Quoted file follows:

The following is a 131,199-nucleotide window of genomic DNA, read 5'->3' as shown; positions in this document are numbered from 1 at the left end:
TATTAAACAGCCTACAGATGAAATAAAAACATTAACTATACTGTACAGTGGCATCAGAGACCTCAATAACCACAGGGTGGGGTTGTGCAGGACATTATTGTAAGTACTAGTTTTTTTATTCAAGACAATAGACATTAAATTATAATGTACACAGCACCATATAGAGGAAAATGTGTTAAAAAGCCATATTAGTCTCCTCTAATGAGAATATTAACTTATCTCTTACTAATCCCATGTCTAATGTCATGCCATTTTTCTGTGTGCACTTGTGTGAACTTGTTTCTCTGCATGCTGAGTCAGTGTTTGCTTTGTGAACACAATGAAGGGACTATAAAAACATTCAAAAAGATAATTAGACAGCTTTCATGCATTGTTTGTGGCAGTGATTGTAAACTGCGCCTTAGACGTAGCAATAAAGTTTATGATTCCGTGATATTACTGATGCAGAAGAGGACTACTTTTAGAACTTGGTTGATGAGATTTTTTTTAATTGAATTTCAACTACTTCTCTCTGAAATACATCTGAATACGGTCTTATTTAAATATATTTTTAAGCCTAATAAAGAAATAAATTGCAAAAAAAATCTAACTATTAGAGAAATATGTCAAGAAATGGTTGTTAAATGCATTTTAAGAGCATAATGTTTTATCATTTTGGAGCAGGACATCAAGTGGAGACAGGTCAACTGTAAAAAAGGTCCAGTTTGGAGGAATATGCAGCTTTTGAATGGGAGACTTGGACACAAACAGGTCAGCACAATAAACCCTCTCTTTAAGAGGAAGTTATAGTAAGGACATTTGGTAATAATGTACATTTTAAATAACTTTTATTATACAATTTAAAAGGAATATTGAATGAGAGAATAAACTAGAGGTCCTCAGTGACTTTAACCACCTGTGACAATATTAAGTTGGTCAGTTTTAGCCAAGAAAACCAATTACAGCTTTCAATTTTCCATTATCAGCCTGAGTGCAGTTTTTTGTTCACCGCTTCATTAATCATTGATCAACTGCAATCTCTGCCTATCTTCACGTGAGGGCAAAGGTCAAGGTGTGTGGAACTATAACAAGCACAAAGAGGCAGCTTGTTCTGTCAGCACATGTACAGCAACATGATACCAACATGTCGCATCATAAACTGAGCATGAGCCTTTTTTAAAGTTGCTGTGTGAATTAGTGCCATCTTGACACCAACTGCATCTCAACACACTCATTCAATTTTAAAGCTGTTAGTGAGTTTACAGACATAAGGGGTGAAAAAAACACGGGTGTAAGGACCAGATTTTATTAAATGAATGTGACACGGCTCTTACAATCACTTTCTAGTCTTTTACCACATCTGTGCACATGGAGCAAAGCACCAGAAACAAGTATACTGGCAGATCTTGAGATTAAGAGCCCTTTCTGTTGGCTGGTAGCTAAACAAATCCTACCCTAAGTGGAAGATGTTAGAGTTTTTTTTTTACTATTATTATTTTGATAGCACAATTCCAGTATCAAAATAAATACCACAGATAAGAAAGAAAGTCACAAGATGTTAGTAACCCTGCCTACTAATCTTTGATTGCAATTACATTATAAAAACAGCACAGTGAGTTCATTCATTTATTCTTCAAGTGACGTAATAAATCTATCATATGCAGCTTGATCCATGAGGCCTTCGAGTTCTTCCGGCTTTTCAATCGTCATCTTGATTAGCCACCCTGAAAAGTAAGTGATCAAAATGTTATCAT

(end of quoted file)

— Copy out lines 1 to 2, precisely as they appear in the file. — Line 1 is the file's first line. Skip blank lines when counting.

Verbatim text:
The following is a 131,199-nucleotide window of genomic DNA, read 5'->3' as shown; positions in this document are numbered from 1 at the left end:
TATTAAACAGCCTACAGATGAAATAAAAACATTAACTATACTGTACAGTGGCATCAGAGACCTCAATAACCACAGGGTGGGGTTGTGCAGGACATTATTGTAAGTACTAGTTTTTTTATTCAAGACAATAGACATTAAATTATAATGTACACAGCACCATATAGAGGAAAATGTGTTAAAAAGCCATATTAGTCTCCTCTAATGAGAATATTAACTTATCTCTTACTAATCCCATGTCTAATGTCATGCCATTTTTCTGTGTGCACTTGTGTGAACTTGTTTCTCTGCATGCTGAGTCAGTGTTTGCTTTGTGAACACAATGAAGGGACTATAAAAACATTCAAAAAGATAATTAGACAGCTTTCATGCATTGTTTGTGGCAGTGATTGTAAACTGCGCCTTAGACGTAGCAATAAAGTTTATGATTCCGTGATATTACTGATGCAGAAGAGGACTACTTTTAGAACTTGGTTGATGAGATTTTTTTTAATTGAATTTCAACTACTTCTCTCTGAAATACATCTGAATACGGTCTTATTTAAATATATTTTTAAGCCTAATAAAGAAATAAATTGCAAAAAAAATCTAACTATTAGAGAAATATGTCAAGAAATGGTTGTTAAATGCATTTTAAGAGCATAATGTTTTATCATTTTGGAGCAGGACATCAAGTGGAGACAGGTCAACTGTAAAAAAGGTCCAGTTTGGAGGAATATGCAGCTTTTGAATGGGAGACTTGGACACAAACAGGTCAGCACAATAAACCCTCTCTTTAAGAGGAAGTTATAGTAAGGACATTTGGTAATAATGTACATTTTAAATAACTTTTATTATACAATTTAAAAGGAATATTGAATGAGAGAATAAACTAGAGGTCCTCAGTGACTTTAACCACCTGTGACAATATTAAGTTGGTCAGTTTTAGCCAAGAAAACCAATTACAGCTTTCAATTTTCCATTATCAGCCTGAGTGCAGTTTTTTGTTCACCGCTTCATTAATCATTGATCAACTGCAATCTCTGCCTATCTTCACGTGAGGGCAAAGGTCAAGGTGTGTGGAACTATAACAAGCACAAAGAGGCAGCTTGTTCTGTCAGCACATGTACAGCAACATGATACCAACATGTCGCATCATAAACTGAGCATGAGCCTTTTTTAAAGTTGCTGTGTGAATTAGTGCCATCTTGACACCAACTGCATCTCAACACACTCATTCAATTTTAAAGCTGTTAGTGAGTTTACAGACATAAGGGGTGAAAAAAACACGGGTGTAAGGACCAGATTTTATTAAATGAATGTGACACGGCTCTTACAATCACTTTCTAGTCTTTTACCACATCTGTGCACATGGAGCAAAGCACCAGAAACAAGTATACTGGCAGATCTTGAGATTAAGAGCCCTTTCTGTTGGCTGGTAGCTAAACAAATCCTACCCTAAGTGGAAGATGTTAGAGTTTTTTTTTTACTATTATTATTTTGATAGCACAATTCCAGTATCAAAATAAATACCACAGATAAGAAAGAAAGTCACAAGATGTTAGTAACCCTGCCTACTAATCTTTGATTGCAATTACATTATAAAAACAGCACAGTGAGTTCATTCATTTATTCTTCAAGTGACGTAATAAATCTATCATATGCAGCTTGATCCATGAGGCCTTCGAGTTCTTCCGGCTTTTCAATCGTCATCTTGATTAGCCACCCTGAAAAGTAAGTGATCAAAATGTTATCAT